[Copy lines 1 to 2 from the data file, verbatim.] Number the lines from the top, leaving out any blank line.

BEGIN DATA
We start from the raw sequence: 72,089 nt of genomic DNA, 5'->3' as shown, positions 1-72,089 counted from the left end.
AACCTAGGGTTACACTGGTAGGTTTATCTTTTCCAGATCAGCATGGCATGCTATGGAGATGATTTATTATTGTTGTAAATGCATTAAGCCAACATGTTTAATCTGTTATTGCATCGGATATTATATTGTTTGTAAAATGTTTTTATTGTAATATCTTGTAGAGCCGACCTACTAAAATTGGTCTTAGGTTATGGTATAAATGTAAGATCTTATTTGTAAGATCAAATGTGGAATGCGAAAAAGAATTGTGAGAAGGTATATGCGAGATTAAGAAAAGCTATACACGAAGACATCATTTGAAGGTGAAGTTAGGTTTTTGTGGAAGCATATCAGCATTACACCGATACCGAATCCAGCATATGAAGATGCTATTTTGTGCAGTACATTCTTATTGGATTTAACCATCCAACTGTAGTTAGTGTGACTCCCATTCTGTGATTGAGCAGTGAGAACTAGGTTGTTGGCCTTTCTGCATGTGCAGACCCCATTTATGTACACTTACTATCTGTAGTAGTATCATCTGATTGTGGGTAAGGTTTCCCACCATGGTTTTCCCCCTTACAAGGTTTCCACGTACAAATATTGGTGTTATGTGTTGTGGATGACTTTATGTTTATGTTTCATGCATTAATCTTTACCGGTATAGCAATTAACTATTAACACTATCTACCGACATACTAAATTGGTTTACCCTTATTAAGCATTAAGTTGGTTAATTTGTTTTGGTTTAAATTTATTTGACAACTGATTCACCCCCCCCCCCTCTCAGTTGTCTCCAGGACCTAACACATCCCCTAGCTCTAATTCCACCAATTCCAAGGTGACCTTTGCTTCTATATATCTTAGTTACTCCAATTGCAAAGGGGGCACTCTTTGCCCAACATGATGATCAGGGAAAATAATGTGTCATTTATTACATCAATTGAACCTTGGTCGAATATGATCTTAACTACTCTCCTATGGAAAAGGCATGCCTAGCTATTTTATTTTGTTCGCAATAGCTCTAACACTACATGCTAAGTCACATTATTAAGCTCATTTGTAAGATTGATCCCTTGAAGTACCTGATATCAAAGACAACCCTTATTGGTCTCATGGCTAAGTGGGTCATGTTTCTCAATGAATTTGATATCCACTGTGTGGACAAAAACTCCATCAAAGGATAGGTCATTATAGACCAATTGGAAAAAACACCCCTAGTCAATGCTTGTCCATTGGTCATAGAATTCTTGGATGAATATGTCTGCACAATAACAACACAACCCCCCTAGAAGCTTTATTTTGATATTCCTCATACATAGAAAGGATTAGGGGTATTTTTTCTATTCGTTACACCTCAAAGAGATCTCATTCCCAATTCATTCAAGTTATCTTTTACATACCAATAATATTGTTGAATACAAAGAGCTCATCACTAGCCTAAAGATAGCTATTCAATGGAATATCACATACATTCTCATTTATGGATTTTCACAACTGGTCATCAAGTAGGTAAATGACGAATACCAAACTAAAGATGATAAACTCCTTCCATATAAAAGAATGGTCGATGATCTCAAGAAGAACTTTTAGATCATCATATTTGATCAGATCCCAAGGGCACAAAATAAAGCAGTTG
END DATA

We start from the raw sequence: 72,089 nt of genomic DNA, 5'->3' as shown, positions 1-72,089 counted from the left end.
AACCTAGGGTTACACTGGTAGGTTTATCTTTTCCAGATCAGCATGGCATGCTATGGAGATGATTTATTATTGTTGTAAATGCATTAAGCCAACATGTTTAATCTGTTATTGCATCGGATATTATATTGTTTGTAAAATGTTTTTATTGTAATATCTTGTAGAGCCGACCTACTAAAATTGGTCTTAGGTTATGGTATAAATGTAAGATCTTATTTGTAAGATCAAATGTGGAATGCGAAAAAGAATTGTGAGAAGGTATATGCGAGATTAAGAAAAGCTATACACGAAGACATCATTTGAAGGTGAAGTTAGGTTTTTGTGGAAGCATATCAGCATTACACCGATACCGAATCCAGCATATGAAGATGCTATTTTGTGCAGTACATTCTTATTGGATTTAACCATCCAACTGTAGTTAGTGTGACTCCCATTCTGTGATTGAGCAGTGAGAACTAGGTTGTTGGCCTTTCTGCATGTGCAGACCCCATTTATGTACACTTACTATCTGTAGTAGTATCATCTGATTGTGGGTAAGGTTTCCCACCATGGTTTTCCCCCTTACAAGGTTTCCACGTACAAATATTGGTGTTATGTGTTGTGGATGACTTTATGTTTATGTTTCATGCATTAATCTTTACCGGTATAGCAATTAACTATTAACACTATCTACCGACATACTAAATTGGTTTACCCTTATTAAGCATTAAGTTGGTTAATTTGTTTTGGTTTAAATTTATTTGACAACTGATTCACCCCCCCCCCCTCTCAGTTGTCTCCAGGACCTAACACATCCCCTAGCTCTAATTCCACCAATTCCAAGGTGACCTTTGCTTCTATATATCTTAGTTACTCCAATTGCAAAGGGGGCACTCTTTGCCCAACATGATGATCAGGGAAAATAATGTGTCATTTATTACATCAATTGAACCTTGGTCGAATATGATCTTAACTACTCTCCTATGGAAAAGGCATGCCTAGCTATTTTATTTTGTTCGCAATAGCTCTAACACTACATGCTAAGTCACATTATTAAGCTCATTTGTAAGATTGATCCCTTGAAGTACCTGATATCAAAGACAACCCTTATTGGTCTCATGGCTAAGTGGGTCATGTTTCTCAATGAATTTGATATCCACTGTGTGGACAAAAACTCCATCAAAGGATAGGTCATTATAGACCAATTGGAAAAAACACCCCTAGTCAATGCTTGTCCATTGGTCATAGAATTCTTGGATGAATATGTCTGCACAATAACAACACAACCCCCCTAGAAGCTTTATTTTGATATTCCTCATACATAGAAAGGATTAGGGGTATTTTTTCTATTCGTTACACCTCAAAGAGATCTCATTCCCAATTCATTCAAGTTATCTTTTACATACCAATAATATTGTTGAATACAAAGAGCTCATCACTAGCCTAAAGATAGCTATTCAATGGAATATCACATACATTCTCATTTATGGATTTTCACAACTGGTCATCAAGTAGGTAAATGACGAATACCAAACTAAAGATGATAAACTCCTTCCATATAAAAGAATGGTCGATGATCTCAAGAAGAACTTTTAGATCATCATATTTGATCAGATCCCAAGGGCACAAAATAAAGCAGTTG